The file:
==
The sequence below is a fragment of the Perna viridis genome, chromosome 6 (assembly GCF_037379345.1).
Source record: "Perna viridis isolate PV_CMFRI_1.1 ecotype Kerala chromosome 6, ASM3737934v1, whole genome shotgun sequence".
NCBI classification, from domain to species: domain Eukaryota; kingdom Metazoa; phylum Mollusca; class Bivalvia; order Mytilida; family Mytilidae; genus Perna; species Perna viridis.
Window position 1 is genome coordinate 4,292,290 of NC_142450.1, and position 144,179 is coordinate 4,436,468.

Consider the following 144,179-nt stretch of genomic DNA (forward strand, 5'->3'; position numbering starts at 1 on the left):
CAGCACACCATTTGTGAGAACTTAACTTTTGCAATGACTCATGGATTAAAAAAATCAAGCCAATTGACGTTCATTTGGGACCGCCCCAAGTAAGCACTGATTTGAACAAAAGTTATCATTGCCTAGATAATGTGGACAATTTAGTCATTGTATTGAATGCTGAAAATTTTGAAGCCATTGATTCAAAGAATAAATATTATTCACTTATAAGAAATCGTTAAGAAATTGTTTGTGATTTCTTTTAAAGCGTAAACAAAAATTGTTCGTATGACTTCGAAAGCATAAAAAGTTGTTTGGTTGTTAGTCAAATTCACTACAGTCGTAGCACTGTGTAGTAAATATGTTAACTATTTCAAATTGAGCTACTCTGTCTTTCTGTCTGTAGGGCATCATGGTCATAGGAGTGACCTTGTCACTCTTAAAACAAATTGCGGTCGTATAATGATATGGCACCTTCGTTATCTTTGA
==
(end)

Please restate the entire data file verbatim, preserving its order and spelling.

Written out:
The sequence below is a fragment of the Perna viridis genome, chromosome 6 (assembly GCF_037379345.1).
Source record: "Perna viridis isolate PV_CMFRI_1.1 ecotype Kerala chromosome 6, ASM3737934v1, whole genome shotgun sequence".
NCBI classification, from domain to species: domain Eukaryota; kingdom Metazoa; phylum Mollusca; class Bivalvia; order Mytilida; family Mytilidae; genus Perna; species Perna viridis.
Window position 1 is genome coordinate 4,292,290 of NC_142450.1, and position 144,179 is coordinate 4,436,468.

Consider the following 144,179-nt stretch of genomic DNA (forward strand, 5'->3'; position numbering starts at 1 on the left):
CAGCACACCATTTGTGAGAACTTAACTTTTGCAATGACTCATGGATTAAAAAAATCAAGCCAATTGACGTTCATTTGGGACCGCCCCAAGTAAGCACTGATTTGAACAAAAGTTATCATTGCCTAGATAATGTGGACAATTTAGTCATTGTATTGAATGCTGAAAATTTTGAAGCCATTGATTCAAAGAATAAATATTATTCACTTATAAGAAATCGTTAAGAAATTGTTTGTGATTTCTTTTAAAGCGTAAACAAAAATTGTTCGTATGACTTCGAAAGCATAAAAAGTTGTTTGGTTGTTAGTCAAATTCACTACAGTCGTAGCACTGTGTAGTAAATATGTTAACTATTTCAAATTGAGCTACTCTGTCTTTCTGTCTGTAGGGCATCATGGTCATAGGAGTGACCTTGTCACTCTTAAAACAAATTGCGGTCGTATAATGATATGGCACCTTCGTTATCTTTGA